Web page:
Three large brawls have erupted at local movie theaters in the Buffalo area in less than three years -- two of them on Christmas.
Monday night, Christmas moviegoers were sent running after several fights broke out among young patrons inside and outside the Regal Cinemas on Elmwood Avenue in North Buffalo.
In April 2004, a fight involving about 50 young men in the parking lot of the Regal Cinemas on Elmwood became a near-riot when at least one of the men attacked police officers and was chemically subdued.
And on Christmas night in 2004, three separate fights erupted at Walden Galleria's Regal Cinemas in Cheektowaga -- including one incident that involved a 15-year-old girl arrested after officers tried to remove 30 to 40 youths from the theater.
"It seems like Christmas has become a social night for unsupervised teenagers," said Chief of Detectives Dennis J. Richards of the Buffalo Police Department. "I think it's a question of where are the parents and do these parents even know where their teenagers are?"
At about 8:40 p.m., a large number of teens began brawling at the Elmwood cinema complex where about 200 patrons were in attendance. Police said the fights apparently began when theater staff members asked some people to leave because of overcrowding. Some of the theaters had capacity crowds because of new movies that opened on Christmas Day.
Police responded from across the city, assisted by officers from Kenmore, the Town of Tonawanda and the Niagara Frontier Transportation Authority.
Police said Hope Tuck, 18, of Sumner Place, incited a riot inside the movie theater, urging at least 10 others to fight.
Tuck is accused of fighting, pushing and shoving people in the crowd, police said.
When officers tried to stop her, she fought with police and other people, causing the crowd to charge at officers and people in the crowd to be trampled, according to police reports.
When Officer Dennis Kessler tried to arrest Tuck, she retaliated by fighting and struggling with him and other officers, police said.
Police reports said Officer Darwin Jones and several officers were trying to break up the fight when Tuck punched Jones in the left side of his face and "hit numerous officers."
She also used vulgar, abusive and obscene language toward the officers before she was forcibly subdued and handcuffed.
No injuries were reported, but police and Regal managers cut short some films that were being shown.
Tuck was charged with inciting to riot, resisting arrest, harassment and four counts of disorderly conduct, police said.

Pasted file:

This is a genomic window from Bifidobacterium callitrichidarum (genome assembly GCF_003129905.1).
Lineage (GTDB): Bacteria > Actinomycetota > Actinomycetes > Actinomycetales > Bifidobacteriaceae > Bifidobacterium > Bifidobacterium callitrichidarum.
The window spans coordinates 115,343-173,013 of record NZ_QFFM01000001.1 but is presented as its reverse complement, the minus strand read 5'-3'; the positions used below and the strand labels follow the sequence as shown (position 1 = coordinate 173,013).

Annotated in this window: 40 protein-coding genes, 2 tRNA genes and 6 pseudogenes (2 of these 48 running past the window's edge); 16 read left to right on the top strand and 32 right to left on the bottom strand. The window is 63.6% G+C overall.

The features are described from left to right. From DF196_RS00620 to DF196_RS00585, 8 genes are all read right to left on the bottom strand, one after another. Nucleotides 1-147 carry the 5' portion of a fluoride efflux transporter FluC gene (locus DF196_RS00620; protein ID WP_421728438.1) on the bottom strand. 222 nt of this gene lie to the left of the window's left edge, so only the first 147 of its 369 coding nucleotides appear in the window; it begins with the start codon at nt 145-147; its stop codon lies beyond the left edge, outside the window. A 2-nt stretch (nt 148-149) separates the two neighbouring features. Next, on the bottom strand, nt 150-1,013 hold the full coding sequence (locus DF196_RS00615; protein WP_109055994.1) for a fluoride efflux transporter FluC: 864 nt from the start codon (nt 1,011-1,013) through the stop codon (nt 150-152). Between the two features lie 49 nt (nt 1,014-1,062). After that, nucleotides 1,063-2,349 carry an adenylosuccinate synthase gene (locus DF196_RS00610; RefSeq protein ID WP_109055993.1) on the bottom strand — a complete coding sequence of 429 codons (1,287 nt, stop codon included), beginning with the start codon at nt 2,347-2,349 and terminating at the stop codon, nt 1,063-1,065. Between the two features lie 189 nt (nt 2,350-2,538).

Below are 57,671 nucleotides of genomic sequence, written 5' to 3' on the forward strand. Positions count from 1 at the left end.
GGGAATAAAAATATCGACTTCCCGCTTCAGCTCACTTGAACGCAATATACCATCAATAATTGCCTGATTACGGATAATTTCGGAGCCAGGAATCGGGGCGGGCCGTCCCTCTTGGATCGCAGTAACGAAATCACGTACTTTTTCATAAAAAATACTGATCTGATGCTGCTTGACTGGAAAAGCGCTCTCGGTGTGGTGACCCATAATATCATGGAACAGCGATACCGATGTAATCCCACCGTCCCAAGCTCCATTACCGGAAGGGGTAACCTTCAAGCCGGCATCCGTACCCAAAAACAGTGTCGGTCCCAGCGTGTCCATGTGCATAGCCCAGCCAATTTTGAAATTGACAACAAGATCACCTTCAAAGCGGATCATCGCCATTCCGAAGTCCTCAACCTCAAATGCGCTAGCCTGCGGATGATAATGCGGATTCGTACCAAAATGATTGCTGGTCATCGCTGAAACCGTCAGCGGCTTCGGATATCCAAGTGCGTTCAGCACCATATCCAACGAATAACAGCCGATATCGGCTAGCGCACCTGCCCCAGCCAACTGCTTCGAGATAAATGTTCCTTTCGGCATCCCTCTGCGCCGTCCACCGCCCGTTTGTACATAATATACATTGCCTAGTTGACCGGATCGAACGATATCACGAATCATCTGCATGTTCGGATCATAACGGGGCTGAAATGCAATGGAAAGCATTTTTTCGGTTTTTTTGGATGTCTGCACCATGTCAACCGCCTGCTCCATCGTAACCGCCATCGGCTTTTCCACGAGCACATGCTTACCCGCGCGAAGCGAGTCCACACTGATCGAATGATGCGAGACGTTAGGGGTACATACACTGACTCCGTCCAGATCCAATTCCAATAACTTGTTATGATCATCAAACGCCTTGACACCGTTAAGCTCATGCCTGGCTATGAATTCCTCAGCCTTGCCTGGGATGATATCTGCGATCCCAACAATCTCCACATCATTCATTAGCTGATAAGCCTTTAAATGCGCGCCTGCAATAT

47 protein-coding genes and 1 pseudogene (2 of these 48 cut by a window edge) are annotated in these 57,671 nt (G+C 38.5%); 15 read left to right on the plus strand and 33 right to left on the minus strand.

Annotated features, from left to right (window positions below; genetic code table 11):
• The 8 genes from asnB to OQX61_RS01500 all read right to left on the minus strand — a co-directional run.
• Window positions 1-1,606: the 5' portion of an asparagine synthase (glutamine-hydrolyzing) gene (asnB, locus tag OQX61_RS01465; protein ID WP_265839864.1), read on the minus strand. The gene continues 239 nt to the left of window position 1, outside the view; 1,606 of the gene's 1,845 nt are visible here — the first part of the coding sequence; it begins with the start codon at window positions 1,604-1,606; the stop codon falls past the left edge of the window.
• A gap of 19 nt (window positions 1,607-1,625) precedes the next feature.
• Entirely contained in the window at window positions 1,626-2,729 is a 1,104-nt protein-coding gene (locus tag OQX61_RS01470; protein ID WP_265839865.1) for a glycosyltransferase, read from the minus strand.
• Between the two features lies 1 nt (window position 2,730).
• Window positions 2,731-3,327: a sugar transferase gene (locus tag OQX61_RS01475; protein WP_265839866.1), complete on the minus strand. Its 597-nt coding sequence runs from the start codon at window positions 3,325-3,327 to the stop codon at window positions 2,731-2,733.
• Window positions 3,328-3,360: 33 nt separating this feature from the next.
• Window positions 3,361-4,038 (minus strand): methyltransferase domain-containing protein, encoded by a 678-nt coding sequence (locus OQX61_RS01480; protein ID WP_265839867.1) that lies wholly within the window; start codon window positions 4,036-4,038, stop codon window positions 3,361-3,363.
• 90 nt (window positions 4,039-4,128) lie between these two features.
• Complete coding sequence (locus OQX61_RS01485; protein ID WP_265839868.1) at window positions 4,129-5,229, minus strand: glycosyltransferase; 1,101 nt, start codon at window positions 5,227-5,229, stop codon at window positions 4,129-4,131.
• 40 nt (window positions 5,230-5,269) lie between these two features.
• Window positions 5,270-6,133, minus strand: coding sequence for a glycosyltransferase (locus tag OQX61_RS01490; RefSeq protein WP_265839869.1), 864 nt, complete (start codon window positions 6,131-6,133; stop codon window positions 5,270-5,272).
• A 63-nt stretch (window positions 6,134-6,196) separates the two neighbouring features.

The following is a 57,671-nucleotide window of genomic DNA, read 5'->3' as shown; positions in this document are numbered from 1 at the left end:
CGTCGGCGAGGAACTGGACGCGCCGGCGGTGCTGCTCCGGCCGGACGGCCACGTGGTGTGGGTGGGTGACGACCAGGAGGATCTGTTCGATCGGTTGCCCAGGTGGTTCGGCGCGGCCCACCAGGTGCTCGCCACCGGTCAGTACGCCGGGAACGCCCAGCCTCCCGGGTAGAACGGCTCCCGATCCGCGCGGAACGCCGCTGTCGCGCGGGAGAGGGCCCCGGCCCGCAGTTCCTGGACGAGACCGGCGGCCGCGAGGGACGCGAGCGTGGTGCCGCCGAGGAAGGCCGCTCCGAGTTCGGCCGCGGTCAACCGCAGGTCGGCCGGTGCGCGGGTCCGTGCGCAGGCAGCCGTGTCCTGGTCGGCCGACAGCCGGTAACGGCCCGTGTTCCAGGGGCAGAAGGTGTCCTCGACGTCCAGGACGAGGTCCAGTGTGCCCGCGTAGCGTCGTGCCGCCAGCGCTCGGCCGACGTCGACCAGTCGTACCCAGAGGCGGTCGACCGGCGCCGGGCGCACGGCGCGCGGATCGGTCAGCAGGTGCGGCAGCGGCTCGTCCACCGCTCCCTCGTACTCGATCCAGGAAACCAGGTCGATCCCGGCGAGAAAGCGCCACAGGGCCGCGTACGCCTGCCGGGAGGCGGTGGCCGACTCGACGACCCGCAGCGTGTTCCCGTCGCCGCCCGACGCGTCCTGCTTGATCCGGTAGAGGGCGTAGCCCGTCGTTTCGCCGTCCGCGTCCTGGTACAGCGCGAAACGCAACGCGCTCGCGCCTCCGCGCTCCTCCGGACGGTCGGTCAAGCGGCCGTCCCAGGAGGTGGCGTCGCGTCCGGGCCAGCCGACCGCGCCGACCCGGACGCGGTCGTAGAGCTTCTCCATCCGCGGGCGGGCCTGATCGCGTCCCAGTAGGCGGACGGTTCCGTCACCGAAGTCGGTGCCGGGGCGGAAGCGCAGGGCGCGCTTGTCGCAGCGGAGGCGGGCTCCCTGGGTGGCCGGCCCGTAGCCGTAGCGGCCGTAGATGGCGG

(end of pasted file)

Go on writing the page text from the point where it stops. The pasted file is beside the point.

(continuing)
"It sounds like a person who's out of control," Richards said. "It's a shame that people's evenings would be ruined by such a lack of respect for authority and lack of respect for other patrons."
Richards said only one person was arrested because police did not want to "exacerbate the situation," adding that "police are there to restore order, not cause chaos."
He suggested that theater management could re-examine who is being admitted to these movies -- such as determining whether teenagers must be accompanied by an adult.
But he also pointed out that creating such policies could be viewed as discriminatory.
"It's a fine line they have to walk, because they want to make sure they are not trampling on anyone's rights," Richards said.
On Feb. 8, 2004, the Elmwood cinema complex was also where a Buffalo man was stabbed as he watched a movie. Police said two men seated in front of Michael Roseboro, 22, of Federal Avenue, jumped on top of him.
One man held him down, while the other stabbed him, police said, and the attackers then fled with two women. Roseboro required hospital treatment.
Movie theater violence on Christmas night wasn't just restricted to Buffalo.
In Chicago, a man was beaten and 10 people were arrested after large fights erupted at three separate theaters on the city's South and Southwest.
The State Journal-Register reported that an 18-year-old man was shot in the leg in Springfield, Ill., when Christmas night gunfire erupted during a fight inside a theater. The victim was hospitalized with injuries not considered life-threatening, and an 18-year-old man has been charged in the shooting.